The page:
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post #3 of 6
Quote:
Originally Posted by Chezj023 View Post
 

Hello all,

 

I just accepted a chef position for a restaurant that is basically starting from scratch. Opening day is in 2 months. There is a kitchen and a budget, that's about it. Obviously hiring and building a team, writing menus etcetera are significant steps, but I am seeking suggestions on a kind of prioritized list of tasks/concepts to complete, so I do not miss anything important when things start moving really fast.

 

I sincerely appreciate any and all suggestions.

 

many thanks!

 

(I have never opened a kitchen from scratch so I don't speak from first hand experience!)

 

I would say as far as suggestions on a check-list so to speak you probably already know the major things. You're starting from bare bones so start from the bones out. You need equipment and refrigeration, ventilation, a staff, passed local inspections, proper food handling requirements (which vary by state) and a menu to get the engine running. This is by no means a complete list as I am sure you already know!

 

Everything is determined by the type of market the owners are looking to attract which in turn determines your menu which will determine everything else! For example if they are looking for a bar crowd plan on getting multiple fryers, if their market niche is modernist cuisine induction cook tops and sous vide machine may be on your to-do list. As you say you have a certain budget so spend according to the type of menu. (Bar crowd? Don't waste your valuable budget $ on a Wolf range, spend that money on freezer space). The better the budget is accurately allocated to your needs the better the engine will run. Over purchasing is a complete waste of $ but under evaluating your needs makes service go down the tubes.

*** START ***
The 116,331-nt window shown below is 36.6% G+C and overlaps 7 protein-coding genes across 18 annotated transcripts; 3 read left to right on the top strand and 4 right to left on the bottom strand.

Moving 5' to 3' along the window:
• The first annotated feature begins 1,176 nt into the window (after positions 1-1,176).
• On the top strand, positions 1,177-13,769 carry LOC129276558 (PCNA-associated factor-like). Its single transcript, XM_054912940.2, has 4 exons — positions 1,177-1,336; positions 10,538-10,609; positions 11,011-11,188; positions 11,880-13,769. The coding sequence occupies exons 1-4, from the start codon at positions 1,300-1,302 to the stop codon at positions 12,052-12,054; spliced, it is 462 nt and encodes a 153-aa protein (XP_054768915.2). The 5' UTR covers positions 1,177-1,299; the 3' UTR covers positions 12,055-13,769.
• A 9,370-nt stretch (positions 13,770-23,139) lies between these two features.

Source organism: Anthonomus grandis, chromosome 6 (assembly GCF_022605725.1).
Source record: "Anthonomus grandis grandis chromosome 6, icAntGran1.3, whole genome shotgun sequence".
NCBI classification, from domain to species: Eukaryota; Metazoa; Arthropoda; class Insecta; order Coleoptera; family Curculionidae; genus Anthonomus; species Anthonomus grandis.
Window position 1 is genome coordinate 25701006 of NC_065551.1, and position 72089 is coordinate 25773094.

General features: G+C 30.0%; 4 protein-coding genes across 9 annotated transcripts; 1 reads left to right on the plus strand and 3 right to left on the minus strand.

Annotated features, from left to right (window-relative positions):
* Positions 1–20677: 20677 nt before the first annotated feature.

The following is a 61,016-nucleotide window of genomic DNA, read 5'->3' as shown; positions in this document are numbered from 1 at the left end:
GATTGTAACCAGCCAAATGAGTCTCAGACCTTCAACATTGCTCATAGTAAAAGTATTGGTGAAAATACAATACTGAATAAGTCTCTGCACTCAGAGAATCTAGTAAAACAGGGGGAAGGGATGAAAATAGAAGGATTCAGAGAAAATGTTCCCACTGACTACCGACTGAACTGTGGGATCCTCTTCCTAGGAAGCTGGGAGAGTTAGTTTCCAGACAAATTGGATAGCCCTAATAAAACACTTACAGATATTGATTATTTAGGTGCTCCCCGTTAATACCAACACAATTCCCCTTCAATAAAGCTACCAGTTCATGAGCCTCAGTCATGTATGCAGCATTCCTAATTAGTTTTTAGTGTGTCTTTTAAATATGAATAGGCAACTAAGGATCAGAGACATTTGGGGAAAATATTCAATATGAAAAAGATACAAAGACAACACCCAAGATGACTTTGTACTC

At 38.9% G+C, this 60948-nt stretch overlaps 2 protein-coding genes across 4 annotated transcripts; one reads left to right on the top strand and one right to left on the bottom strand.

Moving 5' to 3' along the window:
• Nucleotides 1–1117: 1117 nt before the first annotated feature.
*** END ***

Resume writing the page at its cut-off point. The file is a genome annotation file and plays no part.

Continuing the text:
post #4 of 6

You build/modify a kitchen based on what your menu is going to be.

If you cant modify it, you at least try to tailor your menu to what CAN be

served from the kitchen. Within reason.

That said, Im with Blueicus, create as simple a menu as possible at first.

Then of course generate some random tickets, slap em on the wheel and

COOK em all as fast as possible to see how well "the system works" .

 

Also I gotta say 2 months seems like its pushin it. I've built out restaurant

kitchens, and it always goes twice as long as expected, and so does the opening.

(And so does usually the cost)

Map out all the tasks that need to be done (and I mean ALL) then time estimate

for completion.

Then double that and put it into a calendar in a reasonable schedule.

That will prob open everyone's  eyes quite a bit.

If it really IS a scratch situation, i.e., no established menus or procedures etc,

then you all have a lot of work to do. Luck to you.

post #5 of 6

good topic for me to read right now as I am soon maybe going to be  in the same situation….

great advice, all. thanks for sharing your experience.

not to mean to hyack the thread though! :)

post #6 of 6
Thread Starter 

you're right Soesje! Thanks to everyone who replied for sharing your suggestions and wisdom. I will definitely keep it simple and design the operation around what we have.

 

 

thanks again!!